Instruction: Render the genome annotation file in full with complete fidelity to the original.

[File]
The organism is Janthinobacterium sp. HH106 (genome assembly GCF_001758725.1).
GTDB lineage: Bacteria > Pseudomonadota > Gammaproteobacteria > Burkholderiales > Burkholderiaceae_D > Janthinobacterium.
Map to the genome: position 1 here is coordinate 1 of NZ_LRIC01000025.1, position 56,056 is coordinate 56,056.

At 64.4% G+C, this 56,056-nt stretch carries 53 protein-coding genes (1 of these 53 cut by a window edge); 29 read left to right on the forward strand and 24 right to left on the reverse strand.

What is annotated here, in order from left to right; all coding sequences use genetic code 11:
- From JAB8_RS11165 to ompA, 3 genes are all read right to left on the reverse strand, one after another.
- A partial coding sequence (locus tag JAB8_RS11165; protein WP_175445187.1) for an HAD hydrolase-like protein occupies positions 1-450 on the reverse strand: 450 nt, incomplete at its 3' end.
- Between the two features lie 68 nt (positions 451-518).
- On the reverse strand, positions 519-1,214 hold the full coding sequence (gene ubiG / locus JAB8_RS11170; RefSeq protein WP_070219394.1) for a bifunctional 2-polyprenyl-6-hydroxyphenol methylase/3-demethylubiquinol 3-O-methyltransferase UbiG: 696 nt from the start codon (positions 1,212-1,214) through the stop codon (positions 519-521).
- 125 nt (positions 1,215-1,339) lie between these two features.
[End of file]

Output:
The organism is Janthinobacterium sp. HH106 (genome assembly GCF_001758725.1).
GTDB lineage: Bacteria > Pseudomonadota > Gammaproteobacteria > Burkholderiales > Burkholderiaceae_D > Janthinobacterium.
Map to the genome: position 1 here is coordinate 1 of NZ_LRIC01000025.1, position 56,056 is coordinate 56,056.

At 64.4% G+C, this 56,056-nt stretch carries 53 protein-coding genes (1 of these 53 cut by a window edge); 29 read left to right on the forward strand and 24 right to left on the reverse strand.

What is annotated here, in order from left to right; all coding sequences use genetic code 11:
- From JAB8_RS11165 to ompA, 3 genes are all read right to left on the reverse strand, one after another.
- A partial coding sequence (locus tag JAB8_RS11165; protein WP_175445187.1) for an HAD hydrolase-like protein occupies positions 1-450 on the reverse strand: 450 nt, incomplete at its 3' end.
- Between the two features lie 68 nt (positions 451-518).
- On the reverse strand, positions 519-1,214 hold the full coding sequence (gene ubiG / locus JAB8_RS11170; RefSeq protein WP_070219394.1) for a bifunctional 2-polyprenyl-6-hydroxyphenol methylase/3-demethylubiquinol 3-O-methyltransferase UbiG: 696 nt from the start codon (positions 1,212-1,214) through the stop codon (positions 519-521).
- 125 nt (positions 1,215-1,339) lie between these two features.